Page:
From saxophonist and composer Dave Rempis:
At the onset of the COVID pandemic in the US in winter 2020, I was on tour. First in Europe for 10 days with Michael Zerang’s Blue Lights, ending with a performance with Michael and Elisabeth Harnik at the ArtActs Festival in Austria on March 6. I then flew straight to Asheville, NC to start a tour with Kuzu (myself, Tashi Dorji, and Tyler Damon) on March 8. In St. Louis on March 11, the severity of what we were facing was becoming clear. We finished our last dates in Chicago, Milwaukee, and Madison, and two days later the country was in lockdown.
As an improviser, it felt like my job to figure out some way forward artistically. So I did what I often do when “working” in this abstract art form feels too absurd; I put my head down and kept plowing ahead. And it worked for awhile. An early invitation to do an online solo performance on March 25, 2020, as part of the Quarantine Concerts organized by ESS in Chicago showed one potential way forward. Although online performances sure aren’t ideal in a music that’s based on live in-person interaction, they were at least something. I’d already been delving seriously into my solo playing since 2017 when I did a long solo tour and produced my first solo record, Lattice, so why not try to build on that further?
After a couple of other invites to do online performances through Hothouse and Fulton St. Collective in Chicago, I really dove in. I launched a concept whereby I’d release a new digital album on my record label – Aerophonic Records – each week, culled from the many recordings I had on hand of various working bands and one-off projects spanning roughly twenty years. Each new album would be accompanied by an online record launch solo performance on Wednesday nights, and all the proceeds from sales would be split evenly between the artists on each one, hopefully generating some revenue for some of my collaborators. Between the first week of May and the last week of August, I produced 15 of those digital albums. The broadcasts were done through Twitch using just an iPhone, all from my closet-sized practice space at Unity Lutheran Church in the Edgewater neighborhood of Chicago. These concerts gave me the chance to work on new pieces each week, ranging from total improvisations, to tongue-in-cheek pop hits, to jazz standards. It also allowed me to talk somewhat extensively about my experiences in the music over the last 25 years, tying those into the music I’d chosen. Many/most of those solo concerts are archived on my website here. Some of those solo pieces also came out on The COVID Tapes, a hard copy release put out on Aerophonic in May 2021.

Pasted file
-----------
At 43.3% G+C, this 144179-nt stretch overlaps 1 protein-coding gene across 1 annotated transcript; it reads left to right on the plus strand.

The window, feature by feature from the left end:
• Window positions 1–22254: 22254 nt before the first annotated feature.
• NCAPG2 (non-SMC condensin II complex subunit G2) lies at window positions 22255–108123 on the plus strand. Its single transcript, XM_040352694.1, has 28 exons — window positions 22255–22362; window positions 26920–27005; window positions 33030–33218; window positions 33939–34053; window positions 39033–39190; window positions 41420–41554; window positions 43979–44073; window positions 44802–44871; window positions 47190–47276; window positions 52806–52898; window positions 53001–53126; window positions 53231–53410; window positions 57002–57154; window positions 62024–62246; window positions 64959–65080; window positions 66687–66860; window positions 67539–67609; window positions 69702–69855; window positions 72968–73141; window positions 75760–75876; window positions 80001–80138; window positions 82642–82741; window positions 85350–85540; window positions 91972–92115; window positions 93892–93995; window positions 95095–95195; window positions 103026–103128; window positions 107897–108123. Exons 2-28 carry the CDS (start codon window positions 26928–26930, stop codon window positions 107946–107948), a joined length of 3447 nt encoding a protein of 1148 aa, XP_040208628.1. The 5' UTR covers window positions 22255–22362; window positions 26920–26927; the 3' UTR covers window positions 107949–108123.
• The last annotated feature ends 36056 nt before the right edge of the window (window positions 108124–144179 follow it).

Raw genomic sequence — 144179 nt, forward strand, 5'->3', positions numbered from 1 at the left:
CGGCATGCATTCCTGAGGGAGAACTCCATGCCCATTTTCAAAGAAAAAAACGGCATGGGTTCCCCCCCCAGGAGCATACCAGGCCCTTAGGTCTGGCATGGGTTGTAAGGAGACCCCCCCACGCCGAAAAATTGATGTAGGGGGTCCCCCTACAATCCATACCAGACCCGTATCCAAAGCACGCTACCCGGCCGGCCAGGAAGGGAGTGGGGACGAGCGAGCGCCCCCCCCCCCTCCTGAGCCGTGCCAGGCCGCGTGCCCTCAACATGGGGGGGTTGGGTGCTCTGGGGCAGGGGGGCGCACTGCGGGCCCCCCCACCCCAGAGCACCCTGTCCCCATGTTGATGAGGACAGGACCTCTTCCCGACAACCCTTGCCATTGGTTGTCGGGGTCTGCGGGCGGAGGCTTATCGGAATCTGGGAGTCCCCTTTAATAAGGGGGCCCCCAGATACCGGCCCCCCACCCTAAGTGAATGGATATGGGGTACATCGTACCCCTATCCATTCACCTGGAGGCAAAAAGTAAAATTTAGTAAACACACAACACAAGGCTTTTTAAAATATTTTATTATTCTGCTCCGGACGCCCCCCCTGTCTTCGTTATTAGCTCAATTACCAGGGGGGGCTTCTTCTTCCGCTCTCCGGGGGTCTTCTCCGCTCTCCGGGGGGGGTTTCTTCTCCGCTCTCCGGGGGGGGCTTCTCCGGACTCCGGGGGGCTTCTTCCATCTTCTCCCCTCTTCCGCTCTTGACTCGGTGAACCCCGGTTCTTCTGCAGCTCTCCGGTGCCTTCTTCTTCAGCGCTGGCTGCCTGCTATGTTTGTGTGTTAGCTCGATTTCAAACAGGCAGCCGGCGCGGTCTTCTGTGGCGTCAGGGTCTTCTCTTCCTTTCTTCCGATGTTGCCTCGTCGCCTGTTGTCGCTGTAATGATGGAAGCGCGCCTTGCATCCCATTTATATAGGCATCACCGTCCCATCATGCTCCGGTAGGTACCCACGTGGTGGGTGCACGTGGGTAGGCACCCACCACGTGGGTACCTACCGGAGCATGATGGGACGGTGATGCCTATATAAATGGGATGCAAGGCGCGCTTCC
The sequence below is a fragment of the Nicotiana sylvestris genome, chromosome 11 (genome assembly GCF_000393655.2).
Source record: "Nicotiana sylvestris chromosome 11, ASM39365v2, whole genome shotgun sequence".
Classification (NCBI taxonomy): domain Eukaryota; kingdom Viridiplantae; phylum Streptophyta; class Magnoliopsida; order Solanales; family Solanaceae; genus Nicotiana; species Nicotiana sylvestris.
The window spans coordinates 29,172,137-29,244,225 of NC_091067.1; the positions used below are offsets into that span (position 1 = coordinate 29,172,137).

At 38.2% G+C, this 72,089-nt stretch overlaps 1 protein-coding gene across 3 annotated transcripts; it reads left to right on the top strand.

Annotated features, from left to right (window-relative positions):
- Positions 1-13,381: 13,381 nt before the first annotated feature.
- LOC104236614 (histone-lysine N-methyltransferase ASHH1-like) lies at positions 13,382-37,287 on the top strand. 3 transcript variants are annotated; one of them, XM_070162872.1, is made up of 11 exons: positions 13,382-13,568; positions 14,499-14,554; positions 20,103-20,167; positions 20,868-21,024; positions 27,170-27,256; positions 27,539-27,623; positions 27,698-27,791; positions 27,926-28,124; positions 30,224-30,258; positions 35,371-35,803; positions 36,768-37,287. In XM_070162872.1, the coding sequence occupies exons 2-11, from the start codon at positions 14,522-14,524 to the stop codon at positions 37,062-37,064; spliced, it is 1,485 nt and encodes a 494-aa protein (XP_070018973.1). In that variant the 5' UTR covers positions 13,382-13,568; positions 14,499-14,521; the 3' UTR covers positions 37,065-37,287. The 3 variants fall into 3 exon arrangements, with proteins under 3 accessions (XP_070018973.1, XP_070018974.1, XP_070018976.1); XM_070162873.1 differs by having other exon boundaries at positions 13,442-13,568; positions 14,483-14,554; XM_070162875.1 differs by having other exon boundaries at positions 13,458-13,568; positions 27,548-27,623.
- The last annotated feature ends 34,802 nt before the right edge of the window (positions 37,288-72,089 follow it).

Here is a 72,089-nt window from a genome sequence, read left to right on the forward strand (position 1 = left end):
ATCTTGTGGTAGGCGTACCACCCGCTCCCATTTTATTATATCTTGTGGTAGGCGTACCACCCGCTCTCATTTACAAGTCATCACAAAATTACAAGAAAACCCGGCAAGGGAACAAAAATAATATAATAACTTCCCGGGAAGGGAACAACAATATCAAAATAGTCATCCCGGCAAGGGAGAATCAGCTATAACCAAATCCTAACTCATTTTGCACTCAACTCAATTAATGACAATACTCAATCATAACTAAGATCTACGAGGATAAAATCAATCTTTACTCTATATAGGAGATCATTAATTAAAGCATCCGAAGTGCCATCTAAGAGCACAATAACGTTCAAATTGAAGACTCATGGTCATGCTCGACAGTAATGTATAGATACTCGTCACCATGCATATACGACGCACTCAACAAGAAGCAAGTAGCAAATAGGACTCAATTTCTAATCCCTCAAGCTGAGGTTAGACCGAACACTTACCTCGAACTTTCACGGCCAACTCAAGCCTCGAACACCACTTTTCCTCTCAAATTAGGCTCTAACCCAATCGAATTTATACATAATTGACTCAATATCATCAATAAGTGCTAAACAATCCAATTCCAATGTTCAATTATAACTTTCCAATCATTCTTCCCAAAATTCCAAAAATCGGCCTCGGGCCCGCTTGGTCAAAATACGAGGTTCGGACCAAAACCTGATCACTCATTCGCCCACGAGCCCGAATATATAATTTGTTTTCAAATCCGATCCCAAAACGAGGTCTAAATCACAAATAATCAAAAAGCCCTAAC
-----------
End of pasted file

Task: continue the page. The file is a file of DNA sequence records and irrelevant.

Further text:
By summer 2020, as things seemed to be stabilizing a bit with the pandemic, I had my first invitation to do an outdoor concert from my friend Adrienne Pierluissi who owns a great beer bar in Milwaukee, WI called The Sugar Maple. Percussionist and longtime collaborator Tim Daisy and I did three of these outdoor duo concerts between July and September 2020. In 2021 we continued this Sunday afternoon tradition with a special guest each time including Michael Zerang – percussion, Jen Clare Paulson – viola, and Russ Johnson – trumpet.